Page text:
Supermassive Games aims for the cutting edge of horror and comes pretty close to making the jump.
Although the game mostly falls into the genre of survival horror, that term barely scratches the surface of Until Dawn, the latest game that's exclusive to Sony's PlayStation 4 console.
When developer Supermassive Games decided to start making Until Dawn, I wonder if the team was aware of just how big a challenge they were taking on. The plot premise is classic horror fodder: a group of teens in an isolated location being stalked by something in the woods.
The focus on exploration, mild puzzle solving and keeping any run-and-gun sections to the barest minimum isn't wildly different to some other survival horror games either.
But it's in the characters and the decision-making process, which Supermassive terms The Butterfly Effect, where Until Dawn really tries to innovate. It's also where it ends up gathering its comparisons, be they unfair or accurate, to games such as Heavy Rain and Beyond: Two Souls.
So does Until Dawn blast a breath of fresh air into the increasingly stale survival horror genre? Sadly, it's not quite a yes or no answer.
The game kicks off with a pre-credits sequence that serves as both a mini gameplay tutorial and an introduction to the game's tone. In classic horror style, the teenage characters are played almost exclusively by actors in their mid-20s and depending on how much TV you watch, you'll recognise a few of them, or at the very least "Heroes'" Hayden Panettiere, 26, who plays Samantha.
This is greatly helped by the fact the facial motion-capture is excellent. While one or two expressions can look a little cartoonish or "uncanny valley", for the most part these are clearly identifiable actors playing fairly well realised characters. Well, at least as fair as the animation goes.
After the opening credits, which includes a hauntingly beautiful cover of "O Death" by Amy Van Roekel, we jump to one year later and everyone is back on the same mountain for a bittersweet reunion.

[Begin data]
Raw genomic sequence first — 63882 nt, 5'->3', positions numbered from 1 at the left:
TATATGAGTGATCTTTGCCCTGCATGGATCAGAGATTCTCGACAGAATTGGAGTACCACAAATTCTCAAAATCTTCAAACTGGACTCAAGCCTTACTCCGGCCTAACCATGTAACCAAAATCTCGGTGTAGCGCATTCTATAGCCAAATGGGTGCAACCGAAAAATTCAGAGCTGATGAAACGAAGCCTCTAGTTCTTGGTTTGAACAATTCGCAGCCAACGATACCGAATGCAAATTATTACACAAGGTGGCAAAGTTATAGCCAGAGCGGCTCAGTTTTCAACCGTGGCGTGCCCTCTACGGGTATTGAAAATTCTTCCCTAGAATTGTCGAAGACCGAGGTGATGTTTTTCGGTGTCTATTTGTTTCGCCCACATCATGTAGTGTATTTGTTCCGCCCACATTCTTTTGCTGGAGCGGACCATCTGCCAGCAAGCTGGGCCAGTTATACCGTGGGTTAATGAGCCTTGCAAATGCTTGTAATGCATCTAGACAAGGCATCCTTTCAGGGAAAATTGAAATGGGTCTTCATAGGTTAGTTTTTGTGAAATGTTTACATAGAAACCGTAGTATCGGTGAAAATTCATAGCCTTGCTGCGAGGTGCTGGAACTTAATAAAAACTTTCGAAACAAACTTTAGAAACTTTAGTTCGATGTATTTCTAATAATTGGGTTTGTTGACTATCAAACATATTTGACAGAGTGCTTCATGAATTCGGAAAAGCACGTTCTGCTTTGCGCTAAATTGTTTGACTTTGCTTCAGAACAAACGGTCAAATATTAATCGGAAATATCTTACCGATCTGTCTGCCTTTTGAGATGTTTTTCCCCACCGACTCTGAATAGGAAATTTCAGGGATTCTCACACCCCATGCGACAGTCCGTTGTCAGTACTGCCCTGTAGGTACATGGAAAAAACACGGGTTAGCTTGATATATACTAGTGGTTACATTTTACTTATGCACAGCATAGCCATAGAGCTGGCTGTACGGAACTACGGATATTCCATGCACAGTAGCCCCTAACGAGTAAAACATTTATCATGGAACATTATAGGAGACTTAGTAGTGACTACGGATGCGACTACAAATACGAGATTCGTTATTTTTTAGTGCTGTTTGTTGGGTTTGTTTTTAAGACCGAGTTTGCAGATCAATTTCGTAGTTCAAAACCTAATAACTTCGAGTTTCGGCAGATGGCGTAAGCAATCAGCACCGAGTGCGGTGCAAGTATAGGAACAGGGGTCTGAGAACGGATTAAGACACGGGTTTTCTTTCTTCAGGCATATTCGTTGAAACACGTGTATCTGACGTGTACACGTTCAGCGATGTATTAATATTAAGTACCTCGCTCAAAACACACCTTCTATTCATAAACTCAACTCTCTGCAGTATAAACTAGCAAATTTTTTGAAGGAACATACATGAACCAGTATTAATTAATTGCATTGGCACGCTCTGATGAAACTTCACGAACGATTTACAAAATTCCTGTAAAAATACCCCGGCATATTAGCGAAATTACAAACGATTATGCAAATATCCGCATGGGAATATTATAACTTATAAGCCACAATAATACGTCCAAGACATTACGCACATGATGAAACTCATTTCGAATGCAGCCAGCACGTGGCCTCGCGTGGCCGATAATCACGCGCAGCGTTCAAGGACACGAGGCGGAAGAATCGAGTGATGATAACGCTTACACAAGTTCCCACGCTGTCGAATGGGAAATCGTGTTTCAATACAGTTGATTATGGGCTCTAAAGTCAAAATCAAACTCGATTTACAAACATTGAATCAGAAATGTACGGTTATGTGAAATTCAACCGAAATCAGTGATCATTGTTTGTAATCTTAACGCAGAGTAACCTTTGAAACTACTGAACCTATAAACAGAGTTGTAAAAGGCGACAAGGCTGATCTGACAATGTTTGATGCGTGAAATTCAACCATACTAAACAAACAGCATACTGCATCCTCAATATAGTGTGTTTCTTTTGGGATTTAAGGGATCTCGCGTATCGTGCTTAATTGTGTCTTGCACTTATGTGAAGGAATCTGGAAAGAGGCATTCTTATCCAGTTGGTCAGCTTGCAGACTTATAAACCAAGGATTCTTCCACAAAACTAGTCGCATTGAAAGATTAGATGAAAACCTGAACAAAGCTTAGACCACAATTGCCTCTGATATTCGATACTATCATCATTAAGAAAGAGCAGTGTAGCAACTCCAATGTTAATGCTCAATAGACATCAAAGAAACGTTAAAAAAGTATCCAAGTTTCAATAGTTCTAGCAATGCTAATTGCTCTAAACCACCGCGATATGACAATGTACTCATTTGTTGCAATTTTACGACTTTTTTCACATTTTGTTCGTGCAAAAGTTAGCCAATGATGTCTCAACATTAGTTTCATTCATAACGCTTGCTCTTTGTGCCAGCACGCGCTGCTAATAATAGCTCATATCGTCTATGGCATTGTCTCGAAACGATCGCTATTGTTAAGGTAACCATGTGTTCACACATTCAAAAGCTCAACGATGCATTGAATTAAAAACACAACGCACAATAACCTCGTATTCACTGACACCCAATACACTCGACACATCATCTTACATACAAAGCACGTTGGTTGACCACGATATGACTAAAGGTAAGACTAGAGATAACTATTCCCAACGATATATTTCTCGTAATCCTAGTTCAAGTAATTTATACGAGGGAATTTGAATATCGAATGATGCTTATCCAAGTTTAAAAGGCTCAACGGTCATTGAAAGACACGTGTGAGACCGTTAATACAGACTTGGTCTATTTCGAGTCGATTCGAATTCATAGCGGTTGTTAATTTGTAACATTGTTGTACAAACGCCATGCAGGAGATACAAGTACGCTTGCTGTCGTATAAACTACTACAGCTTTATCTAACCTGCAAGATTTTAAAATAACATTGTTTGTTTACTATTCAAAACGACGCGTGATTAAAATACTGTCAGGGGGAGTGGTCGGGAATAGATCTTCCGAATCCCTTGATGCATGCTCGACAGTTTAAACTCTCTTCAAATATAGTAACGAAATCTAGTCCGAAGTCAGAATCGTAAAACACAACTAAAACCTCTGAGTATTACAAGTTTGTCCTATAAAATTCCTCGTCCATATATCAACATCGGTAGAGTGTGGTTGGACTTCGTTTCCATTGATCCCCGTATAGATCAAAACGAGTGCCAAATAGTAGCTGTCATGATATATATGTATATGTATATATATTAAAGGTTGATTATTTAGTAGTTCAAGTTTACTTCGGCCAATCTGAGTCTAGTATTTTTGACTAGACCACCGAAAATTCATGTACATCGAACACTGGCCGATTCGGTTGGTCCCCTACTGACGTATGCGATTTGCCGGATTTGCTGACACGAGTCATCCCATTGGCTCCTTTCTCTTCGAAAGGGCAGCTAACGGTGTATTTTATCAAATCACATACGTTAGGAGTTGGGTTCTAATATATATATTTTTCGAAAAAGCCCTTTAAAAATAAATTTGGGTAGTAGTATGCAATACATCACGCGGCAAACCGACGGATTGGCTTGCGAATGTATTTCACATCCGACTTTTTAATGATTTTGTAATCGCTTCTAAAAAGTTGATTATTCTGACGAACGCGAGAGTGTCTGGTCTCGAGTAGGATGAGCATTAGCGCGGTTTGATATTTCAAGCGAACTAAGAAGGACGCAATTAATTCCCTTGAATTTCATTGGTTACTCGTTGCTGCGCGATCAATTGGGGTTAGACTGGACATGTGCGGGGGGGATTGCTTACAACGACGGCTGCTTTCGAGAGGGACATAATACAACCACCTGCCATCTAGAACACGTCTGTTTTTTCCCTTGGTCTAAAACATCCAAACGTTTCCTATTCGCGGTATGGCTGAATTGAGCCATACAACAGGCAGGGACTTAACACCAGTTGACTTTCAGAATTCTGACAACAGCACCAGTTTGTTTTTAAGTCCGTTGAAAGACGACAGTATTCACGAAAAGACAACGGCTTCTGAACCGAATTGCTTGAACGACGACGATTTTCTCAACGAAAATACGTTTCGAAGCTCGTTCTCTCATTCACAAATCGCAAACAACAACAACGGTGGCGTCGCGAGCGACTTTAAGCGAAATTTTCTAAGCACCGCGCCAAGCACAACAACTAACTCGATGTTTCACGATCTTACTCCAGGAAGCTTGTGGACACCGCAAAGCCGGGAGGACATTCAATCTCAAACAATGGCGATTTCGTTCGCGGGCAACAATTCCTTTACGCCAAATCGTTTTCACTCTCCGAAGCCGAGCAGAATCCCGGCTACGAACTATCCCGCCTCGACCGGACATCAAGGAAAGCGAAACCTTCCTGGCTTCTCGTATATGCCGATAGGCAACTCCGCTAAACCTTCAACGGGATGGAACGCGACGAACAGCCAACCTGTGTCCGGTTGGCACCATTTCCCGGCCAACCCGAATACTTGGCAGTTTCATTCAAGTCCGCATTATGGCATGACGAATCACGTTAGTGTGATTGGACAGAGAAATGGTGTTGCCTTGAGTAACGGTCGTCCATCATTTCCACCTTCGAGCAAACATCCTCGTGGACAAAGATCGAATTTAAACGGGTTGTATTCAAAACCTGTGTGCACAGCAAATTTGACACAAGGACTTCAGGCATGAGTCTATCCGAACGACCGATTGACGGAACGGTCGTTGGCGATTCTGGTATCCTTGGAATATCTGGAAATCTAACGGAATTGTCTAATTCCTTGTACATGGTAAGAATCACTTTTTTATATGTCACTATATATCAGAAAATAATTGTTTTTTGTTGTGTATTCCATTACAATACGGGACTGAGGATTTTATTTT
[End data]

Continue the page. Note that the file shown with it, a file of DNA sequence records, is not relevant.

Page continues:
As each of the eight "teens" are introduced we get a snapshot of them including their name and three descriptive words, such as "adventurous", "loyal" or "smart". I think it's supposed to give you some guidance on how to play them, but it actually just comes across like a really ill-advised LinkedIn page.
As the game progresses through its chapters, you'll get a chance to play each character, some noticeably more than others. Note that you don't get to choose who to play and when. Instead the game just hands you control of different characters at certain times.
Bizarrely, pressing R1 when playing a character brings up that character's stat screen. Here you've got various bar charts ranking that character on six different traits such as charitable, honest and romantic. There's also a similar system ranking your "relationship status" with the other seven characters. These all alter based on your actions, but I couldn't see any way that these stats had any impact on the game other than a passing interest. However, you'll also find your current objective listed on this page, so that's handy.
In true horror style all eight teens split into different groups pretty much immediately, even before things start going wrong. It works in terms of the narrative and splitting up the groups allows for some tense cliffhanger moments as the game switches between characters, as well as ensuring that the action gets spread around the whole range of environments.
Again, too much in the way of specifics will end up spoiling the game, but suffice to say there's a lot of dank, dark corridors, creepy underground sections, decaying institutional hallways and a lot of snow. Which all look amazing, I should add. The outdoor environments in particular are incredible, with excellent use of lighting and sound: the squeaking of snow, birds in the distance, animals crashing through foliage. It all adds up to a very atmospheric feel.